Jamshedpur FC winners of the league shield. Hyderabad FC winners of the cup. Those two sentences alone should tell you how unusual a season it was - in the best way possible. Pre-season predictions mattered for little as the lead atop the table switched hands frequently and teams remained bunched together for the most part. The top four was decided only in the last round of matches. The title on the last day. The games were end-to-end, and more often than not, contested tightly. The goals were plentiful: 354 in 115 games at 3.08 gpg and the action on the pitch was as entertaining as those numbers suggest.
We saw teams that made their fans prouder than ever before even if they didn't win any silverware (hello, Kerala Blasters!) and some that... didn't (hello, East Bengal!). We saw charismatic coaches leave distinct tactical impressions on games. We saw six new managers at the start of the season, and four mid-season sackings. We saw an old master struggle (sorry, Sunil Chhetri) and another thrive (well in, Bart Ogbeche). We saw a season that suffered some pretty woeful goalkeeping for the most part being decided by a goalkeeper's heroics. And at the end of it all, we saw the sight that made everything whole... fans in the stands.
We muse, one final time, on ISL 2021-22:
There can be little debate that the teams that ended the top four were the most consistent across the season. Each had their own battles to fight. Jamshedpur coped with the loss of goalscorer-in-chief Nerijus Valskis brilliantly. Hyderabad overcame two separate COVID-19 outbreaks. ATK Mohun Bagan moved from ATK old timer Antonio Habas to Juan Ferrando, changed their style of play completely, and were in the title race till the last minutes of the season. Kerala Blasters went from no-hopers to can-do-anything entertainers in the span of a pre-season.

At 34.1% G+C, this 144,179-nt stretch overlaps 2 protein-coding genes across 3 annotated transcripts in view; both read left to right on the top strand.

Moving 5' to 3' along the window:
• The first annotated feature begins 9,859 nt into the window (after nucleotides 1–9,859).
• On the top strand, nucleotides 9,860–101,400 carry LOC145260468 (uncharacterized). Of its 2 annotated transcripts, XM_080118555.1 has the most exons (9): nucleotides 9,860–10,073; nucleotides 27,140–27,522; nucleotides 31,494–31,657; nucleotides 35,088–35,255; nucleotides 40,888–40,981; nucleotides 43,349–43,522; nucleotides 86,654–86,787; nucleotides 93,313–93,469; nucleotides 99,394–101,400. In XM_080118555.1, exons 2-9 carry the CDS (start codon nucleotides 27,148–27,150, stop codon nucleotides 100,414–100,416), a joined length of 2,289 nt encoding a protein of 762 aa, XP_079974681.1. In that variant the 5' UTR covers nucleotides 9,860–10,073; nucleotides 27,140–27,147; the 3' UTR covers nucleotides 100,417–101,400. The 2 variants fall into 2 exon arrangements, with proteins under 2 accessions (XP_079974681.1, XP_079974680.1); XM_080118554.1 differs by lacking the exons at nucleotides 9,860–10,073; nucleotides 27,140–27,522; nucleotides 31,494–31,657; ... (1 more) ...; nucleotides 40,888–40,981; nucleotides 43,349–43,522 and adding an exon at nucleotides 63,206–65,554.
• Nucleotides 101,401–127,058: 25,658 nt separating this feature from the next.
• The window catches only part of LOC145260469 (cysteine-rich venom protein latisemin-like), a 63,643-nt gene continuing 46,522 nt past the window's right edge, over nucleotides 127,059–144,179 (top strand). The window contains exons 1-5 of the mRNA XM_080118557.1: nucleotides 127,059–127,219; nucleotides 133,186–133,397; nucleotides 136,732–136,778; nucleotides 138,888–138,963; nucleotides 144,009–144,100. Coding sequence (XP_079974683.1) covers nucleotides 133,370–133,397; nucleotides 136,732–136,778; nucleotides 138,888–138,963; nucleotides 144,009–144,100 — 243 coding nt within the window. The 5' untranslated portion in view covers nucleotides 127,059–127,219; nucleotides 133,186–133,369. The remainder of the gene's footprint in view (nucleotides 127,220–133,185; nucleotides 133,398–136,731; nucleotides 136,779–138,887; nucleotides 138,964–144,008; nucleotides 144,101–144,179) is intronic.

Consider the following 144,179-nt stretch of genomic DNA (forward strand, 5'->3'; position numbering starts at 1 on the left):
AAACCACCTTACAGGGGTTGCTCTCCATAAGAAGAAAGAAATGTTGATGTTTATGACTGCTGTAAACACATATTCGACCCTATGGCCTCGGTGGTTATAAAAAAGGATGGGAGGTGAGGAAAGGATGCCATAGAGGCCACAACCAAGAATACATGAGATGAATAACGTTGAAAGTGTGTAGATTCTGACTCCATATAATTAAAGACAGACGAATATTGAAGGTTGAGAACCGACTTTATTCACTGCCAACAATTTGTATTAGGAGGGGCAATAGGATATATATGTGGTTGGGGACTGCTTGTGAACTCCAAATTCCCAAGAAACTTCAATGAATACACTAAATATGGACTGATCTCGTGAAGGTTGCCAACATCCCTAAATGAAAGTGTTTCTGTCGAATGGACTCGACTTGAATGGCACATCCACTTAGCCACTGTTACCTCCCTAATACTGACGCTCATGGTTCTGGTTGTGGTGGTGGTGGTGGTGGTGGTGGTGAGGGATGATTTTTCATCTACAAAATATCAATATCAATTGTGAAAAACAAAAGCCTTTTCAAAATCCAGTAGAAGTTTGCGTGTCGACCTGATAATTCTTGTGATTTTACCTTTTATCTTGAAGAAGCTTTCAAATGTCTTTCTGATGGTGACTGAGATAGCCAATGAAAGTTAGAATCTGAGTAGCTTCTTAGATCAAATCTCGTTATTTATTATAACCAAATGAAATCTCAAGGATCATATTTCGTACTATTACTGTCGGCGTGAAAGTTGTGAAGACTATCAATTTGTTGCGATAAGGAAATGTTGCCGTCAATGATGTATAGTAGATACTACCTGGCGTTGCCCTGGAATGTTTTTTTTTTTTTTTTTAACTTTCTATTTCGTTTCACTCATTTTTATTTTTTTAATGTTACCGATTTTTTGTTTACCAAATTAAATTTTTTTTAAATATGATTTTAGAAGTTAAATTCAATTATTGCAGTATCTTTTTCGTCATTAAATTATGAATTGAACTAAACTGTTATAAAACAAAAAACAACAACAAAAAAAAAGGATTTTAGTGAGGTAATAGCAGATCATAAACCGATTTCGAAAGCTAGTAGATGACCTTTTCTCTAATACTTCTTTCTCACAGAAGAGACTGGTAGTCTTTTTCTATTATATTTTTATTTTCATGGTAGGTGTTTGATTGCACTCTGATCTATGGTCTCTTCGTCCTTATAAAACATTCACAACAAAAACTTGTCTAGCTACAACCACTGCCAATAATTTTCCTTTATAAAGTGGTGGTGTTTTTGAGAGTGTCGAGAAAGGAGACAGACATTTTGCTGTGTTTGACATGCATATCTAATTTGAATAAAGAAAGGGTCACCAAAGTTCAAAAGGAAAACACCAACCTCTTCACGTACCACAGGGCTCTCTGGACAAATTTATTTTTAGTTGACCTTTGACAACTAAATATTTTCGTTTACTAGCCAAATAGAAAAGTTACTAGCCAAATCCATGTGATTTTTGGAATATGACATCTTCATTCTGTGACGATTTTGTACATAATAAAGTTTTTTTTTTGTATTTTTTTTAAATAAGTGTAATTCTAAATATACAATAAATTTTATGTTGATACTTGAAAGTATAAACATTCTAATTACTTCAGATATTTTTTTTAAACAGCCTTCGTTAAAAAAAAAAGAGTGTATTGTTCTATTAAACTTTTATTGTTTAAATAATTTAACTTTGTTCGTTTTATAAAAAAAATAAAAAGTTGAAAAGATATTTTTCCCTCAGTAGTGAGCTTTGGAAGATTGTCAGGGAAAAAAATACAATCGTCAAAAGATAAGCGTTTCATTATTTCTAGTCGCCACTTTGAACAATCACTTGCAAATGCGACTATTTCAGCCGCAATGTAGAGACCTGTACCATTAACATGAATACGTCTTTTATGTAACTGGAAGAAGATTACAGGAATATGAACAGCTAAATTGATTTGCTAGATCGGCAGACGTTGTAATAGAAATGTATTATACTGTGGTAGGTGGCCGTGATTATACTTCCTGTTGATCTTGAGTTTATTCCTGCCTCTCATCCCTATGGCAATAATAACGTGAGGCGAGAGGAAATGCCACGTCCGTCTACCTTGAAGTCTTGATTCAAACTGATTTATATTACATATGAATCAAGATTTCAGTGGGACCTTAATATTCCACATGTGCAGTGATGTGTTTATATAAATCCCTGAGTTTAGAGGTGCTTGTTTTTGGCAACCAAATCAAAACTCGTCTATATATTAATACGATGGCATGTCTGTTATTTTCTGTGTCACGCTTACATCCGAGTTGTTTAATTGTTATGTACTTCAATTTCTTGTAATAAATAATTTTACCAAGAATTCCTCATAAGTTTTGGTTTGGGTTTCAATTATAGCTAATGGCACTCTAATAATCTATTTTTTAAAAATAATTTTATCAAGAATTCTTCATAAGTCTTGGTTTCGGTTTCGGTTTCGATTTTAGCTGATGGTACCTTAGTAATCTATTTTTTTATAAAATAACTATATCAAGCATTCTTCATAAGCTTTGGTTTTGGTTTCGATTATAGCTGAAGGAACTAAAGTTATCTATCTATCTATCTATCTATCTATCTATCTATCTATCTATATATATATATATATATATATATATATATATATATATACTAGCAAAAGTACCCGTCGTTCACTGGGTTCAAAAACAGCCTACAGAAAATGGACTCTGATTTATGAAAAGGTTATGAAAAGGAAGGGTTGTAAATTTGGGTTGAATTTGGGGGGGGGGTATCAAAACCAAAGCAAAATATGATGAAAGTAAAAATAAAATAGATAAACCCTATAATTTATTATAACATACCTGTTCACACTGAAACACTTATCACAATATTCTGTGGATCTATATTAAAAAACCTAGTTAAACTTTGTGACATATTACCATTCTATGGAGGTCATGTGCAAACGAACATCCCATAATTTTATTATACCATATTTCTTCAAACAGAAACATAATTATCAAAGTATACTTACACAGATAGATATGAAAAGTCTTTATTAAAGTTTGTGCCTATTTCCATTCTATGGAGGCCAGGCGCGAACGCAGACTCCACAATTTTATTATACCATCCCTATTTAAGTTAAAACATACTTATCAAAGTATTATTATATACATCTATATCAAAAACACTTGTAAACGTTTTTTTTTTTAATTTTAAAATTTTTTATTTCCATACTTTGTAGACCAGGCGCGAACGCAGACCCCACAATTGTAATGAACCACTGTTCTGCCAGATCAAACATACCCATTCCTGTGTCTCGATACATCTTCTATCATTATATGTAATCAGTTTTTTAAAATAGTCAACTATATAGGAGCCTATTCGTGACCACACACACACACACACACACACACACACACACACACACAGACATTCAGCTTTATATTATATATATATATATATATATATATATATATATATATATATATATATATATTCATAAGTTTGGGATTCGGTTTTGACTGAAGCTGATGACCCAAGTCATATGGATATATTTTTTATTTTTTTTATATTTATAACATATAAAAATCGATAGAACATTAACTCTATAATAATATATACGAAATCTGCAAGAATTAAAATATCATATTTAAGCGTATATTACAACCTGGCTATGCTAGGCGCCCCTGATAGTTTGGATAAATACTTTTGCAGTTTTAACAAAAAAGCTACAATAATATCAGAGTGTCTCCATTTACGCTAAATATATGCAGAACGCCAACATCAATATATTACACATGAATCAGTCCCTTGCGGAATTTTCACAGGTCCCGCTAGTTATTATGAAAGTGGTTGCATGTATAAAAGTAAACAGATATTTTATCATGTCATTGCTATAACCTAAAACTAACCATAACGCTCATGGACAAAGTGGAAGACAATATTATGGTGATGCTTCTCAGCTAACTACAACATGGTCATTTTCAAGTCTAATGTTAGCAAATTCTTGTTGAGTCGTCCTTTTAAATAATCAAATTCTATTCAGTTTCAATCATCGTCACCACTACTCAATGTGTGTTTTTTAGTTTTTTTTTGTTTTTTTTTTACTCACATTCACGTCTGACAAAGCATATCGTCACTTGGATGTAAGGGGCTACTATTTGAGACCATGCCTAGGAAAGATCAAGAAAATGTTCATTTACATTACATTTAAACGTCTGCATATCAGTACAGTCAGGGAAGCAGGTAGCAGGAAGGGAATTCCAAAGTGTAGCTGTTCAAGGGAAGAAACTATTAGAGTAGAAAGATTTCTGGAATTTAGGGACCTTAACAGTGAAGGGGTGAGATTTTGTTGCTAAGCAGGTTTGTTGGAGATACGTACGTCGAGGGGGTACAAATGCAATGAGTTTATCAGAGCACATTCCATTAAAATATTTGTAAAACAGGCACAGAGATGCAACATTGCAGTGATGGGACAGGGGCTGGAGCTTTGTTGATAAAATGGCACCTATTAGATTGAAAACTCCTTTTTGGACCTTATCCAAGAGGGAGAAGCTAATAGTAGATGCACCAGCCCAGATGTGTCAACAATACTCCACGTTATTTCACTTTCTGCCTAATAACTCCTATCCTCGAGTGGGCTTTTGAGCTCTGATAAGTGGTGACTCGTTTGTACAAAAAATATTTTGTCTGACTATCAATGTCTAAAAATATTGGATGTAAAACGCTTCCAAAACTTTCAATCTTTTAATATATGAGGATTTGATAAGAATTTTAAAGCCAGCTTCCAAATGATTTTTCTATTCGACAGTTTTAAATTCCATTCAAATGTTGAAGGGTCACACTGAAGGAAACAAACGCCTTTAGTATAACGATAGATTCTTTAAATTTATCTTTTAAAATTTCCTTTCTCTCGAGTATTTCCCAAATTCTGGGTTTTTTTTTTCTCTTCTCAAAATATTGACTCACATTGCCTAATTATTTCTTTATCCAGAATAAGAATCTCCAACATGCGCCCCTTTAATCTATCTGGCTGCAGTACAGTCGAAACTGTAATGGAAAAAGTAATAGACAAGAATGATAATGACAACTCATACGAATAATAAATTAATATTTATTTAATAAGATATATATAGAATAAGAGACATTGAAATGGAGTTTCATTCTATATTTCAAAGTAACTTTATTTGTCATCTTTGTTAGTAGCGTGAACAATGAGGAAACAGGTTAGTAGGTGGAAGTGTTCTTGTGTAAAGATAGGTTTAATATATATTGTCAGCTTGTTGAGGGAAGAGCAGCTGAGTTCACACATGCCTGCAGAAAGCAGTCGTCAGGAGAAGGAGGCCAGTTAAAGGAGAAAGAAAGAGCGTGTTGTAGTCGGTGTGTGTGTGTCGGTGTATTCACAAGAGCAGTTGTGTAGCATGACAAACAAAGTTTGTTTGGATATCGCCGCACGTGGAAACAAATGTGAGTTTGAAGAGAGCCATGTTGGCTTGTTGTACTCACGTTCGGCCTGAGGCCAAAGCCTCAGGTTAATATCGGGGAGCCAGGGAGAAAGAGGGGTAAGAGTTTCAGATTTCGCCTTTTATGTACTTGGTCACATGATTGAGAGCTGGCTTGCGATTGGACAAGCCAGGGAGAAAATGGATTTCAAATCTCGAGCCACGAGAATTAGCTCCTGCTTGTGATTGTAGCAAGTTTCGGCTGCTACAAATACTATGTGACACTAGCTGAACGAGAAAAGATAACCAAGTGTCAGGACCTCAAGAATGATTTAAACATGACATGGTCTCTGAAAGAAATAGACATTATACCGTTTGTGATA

They each had their own unique brand of football. Jamshedpur were direct, loved running with the ball through the middle, dominated the inside channels and won almost every second ball. Hyderabad controlled play, created mainly through sensational wingplay; wingers and fullbacks in perfect tandem, feeding one of the greatest strikers to play in this league. ATK Mohun Bagan unleashed their multi-talented wingers and asked them to cut inside and wreak havoc. Kerala Blasters pressed and pressed and then pressed some more in their unique 4-2-2-2 formation (all the other three primarily play 4-2-3-1).
Pressing was something most of these teams did well, actually. It's a phenomenon that certainly pleased Indian national coach Igor Stimac, for one, who said the increasing intensity, and subsequent quickening up of the game, could only do Indian football good. He's right. With the tempo amped up by the top teams, players had nowhere to hide and had to push themselves to their limits to keep their places. It made for great watching.
Best policy decision
That was taken before the season began, restricting teams to four foreigners on the pitch. This meant the teams, and managers, that trusted Indian talent the most simply did better. That was borne out by the results: Jamshedpur winning the league; Hyderabad FC and Kerala Blasters competing in the final, the common thread linking them the uncommon trust in local talent.
More trust, more game-time = better performance. Whodathunk?
Best moment (on the pitch)
You've just won the ISL final after a draining 130 minutes of normal, extra time and penalties. Your team is going berserk on the field. Your support staff are screaming onto the field to join them. The first thing you do? Go to the disconsolate goalkeeper of your opponents, pick him up, and give him a hug. Manolo Marquez Roca - master tactician, right proper gentleman.
An absolute gentleman @2014_manel ����
- Indian Super League (@IndSuperLeague) March 21, 2022
Best moment (off the pitch)
Kerala. The whole state. What we witnessed at the end of the second leg of the first semifinal was something special. It was an explosion of adrenaline and relief and pure joy that captured the essence of what sport is all about.